Refreshing, energizing, serene… you probably wouldn’t use these words to describe your daily commute if you’re driving. Contrary to popular thought, it doesn’t have to be this way! In preparation for Bike to Work Day on May 20th, we’ve assembled a guide for trying out the underrated, joy-producing contraption known as the bicycle.
Benefits of Biking to Work
First, let’s address what you’re probably thinking – driving is convenient, biking is not. Sure, there are conveniences that come with driving, but they come at considerable costs that you might be underestimating. You also don’t have to make it a daily thing, even once a week could make a huge difference in your life and your money savings. In fact, riding a bike to work has been found to contribute to weight loss, cardiovascular health, lower risk of cancer, boosted cognitive function, and, yes happier commutes (1, 2, 3). To see how much money you could save specifically by commuting by bike once a week, compare your data using our Commute Calculator tool.
Still – will committing to Bike to Work Day involve more effort than simply driving to work? Yes. Let’s be straight up about it. BUT, we wager you’ll find the benefits outweigh the costs on this one. Not sure how to begin? We got you covered with your first route and other essentials.
While there are actually quite a few bike routes you could take in the Valley, we’re going to start you off on the crown jewel of the area – the Orange Line Bike Path. Seventeen-point-nine miles of exclusive, smooth, and lush active mobility glory. On this path you won’t have to worry about traffic as the path is physically separated from the roadway – with the exception of crossing intersections. Instead of stressing about the typical stop-and-go routine, you can enjoy a connection with nature that we all miss too often living our urban lives.
To get to this path you can use transit, walk, or, you guessed it, bike. All of the LA Metro buses, including the Orange Line (G Line), are equipped with bicycle racks on the front of the vehicle – here’s a video tutorial for how to use a Metro bus bike rack. To plan your arrival via transit, we recommend you use Metro’s official app Transit.
What’s great about this bike route is that it runs along the Orange Line busway so you can choose how long you want to ride with the option of hopping on the bus whenever you’d like. Here’s a map of Metro’s Valley service which shows each of the Orange Line stop locations and here’s its schedule – FYI it makes stops about every 15 mins. If you want to go all in and bike all the way from home to work, you can use google maps which will guide you along all the bike lanes possible – just set your destination for a spot along the Orange Line Bike Path. You can also check out a comprehensive map of LA bike lanes here.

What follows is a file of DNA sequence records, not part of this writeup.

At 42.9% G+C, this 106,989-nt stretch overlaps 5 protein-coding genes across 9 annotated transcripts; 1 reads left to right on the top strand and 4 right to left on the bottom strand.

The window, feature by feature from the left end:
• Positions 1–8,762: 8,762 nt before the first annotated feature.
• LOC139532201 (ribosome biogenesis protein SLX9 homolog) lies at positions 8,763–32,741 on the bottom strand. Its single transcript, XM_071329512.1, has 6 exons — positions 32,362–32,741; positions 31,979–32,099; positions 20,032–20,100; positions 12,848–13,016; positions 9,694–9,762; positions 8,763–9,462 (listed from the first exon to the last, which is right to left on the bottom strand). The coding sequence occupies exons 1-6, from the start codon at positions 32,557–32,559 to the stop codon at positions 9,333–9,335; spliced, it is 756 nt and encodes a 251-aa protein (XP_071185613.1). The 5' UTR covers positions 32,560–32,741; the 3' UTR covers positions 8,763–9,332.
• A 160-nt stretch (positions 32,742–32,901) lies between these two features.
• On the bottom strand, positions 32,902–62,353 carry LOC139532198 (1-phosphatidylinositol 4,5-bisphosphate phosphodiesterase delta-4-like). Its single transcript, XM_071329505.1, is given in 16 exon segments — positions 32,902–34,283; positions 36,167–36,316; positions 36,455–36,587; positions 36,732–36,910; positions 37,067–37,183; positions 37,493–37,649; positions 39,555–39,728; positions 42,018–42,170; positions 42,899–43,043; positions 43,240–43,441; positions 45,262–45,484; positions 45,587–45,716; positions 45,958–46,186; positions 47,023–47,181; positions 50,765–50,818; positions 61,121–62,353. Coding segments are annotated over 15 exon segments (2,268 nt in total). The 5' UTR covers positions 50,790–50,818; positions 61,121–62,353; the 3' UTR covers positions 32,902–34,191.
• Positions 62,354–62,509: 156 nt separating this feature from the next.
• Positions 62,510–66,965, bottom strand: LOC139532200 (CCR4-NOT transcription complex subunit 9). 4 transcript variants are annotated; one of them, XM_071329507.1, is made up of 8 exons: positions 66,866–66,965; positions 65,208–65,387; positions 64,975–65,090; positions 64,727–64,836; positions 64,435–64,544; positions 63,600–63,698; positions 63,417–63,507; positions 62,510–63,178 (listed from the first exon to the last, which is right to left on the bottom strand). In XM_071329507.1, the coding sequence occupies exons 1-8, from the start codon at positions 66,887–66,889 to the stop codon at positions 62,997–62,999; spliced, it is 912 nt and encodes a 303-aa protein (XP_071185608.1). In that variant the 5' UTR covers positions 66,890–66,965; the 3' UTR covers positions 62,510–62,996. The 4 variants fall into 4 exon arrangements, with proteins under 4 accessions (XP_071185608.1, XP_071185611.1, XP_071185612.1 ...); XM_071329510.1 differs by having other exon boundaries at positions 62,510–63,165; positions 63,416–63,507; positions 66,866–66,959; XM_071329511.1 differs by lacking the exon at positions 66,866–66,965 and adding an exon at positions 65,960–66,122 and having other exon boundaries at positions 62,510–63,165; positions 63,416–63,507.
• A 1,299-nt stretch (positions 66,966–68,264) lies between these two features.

You’re almost set! To wrap up this guide let’s touch on some other essential considerations.
- Safety first – make sure to wear a helmet doggonit! No explanation needed. Wearing bright clothing or a safety vest are also recommended.
- Bike Parking – identify a spot where you can park you bike securely, that might require you having a lock, or confirming with your employer that you can bring your bike inside – we recommend the latter if there is space.
- Beat the Heat – it can get hot out here in the West Valley, so we recommend bringing a (reusable) bottle of water. You may also want to take breaks along the ride in the plenty of shaded areas along the Orange Line Bikeway.
- Apparel – to stay clean for the work day, there are a couple of things to consider. First is the kind of pants you’ll wear. Shorts might be the best option, but in case you’d like to wear long pants, we recommend you employ one of the methods listed here to ensure your gears don’t get too friendly with the bottom of your pant leg. We like the classic sock-tuck method – a badge earned by only those valiant enough to embark on the path less taken.
- Tidying Up – you might want to pack a toilette and other toiletries that you can use for a light bird bath if you don’t have showers in your place of work.
There you have it! Like we said, biking to work does involve more effort than driving, but why not give it a try? You have the other 364 days of the year to go back to the pleasantries of bumper-to-bumper traffic. We say give this switch up a chance and bring your co-workers along for the most enjoyable commute you’ve had in a while. If you have any questions, feel free to reach out to firstname.lastname@example.org. See you out there!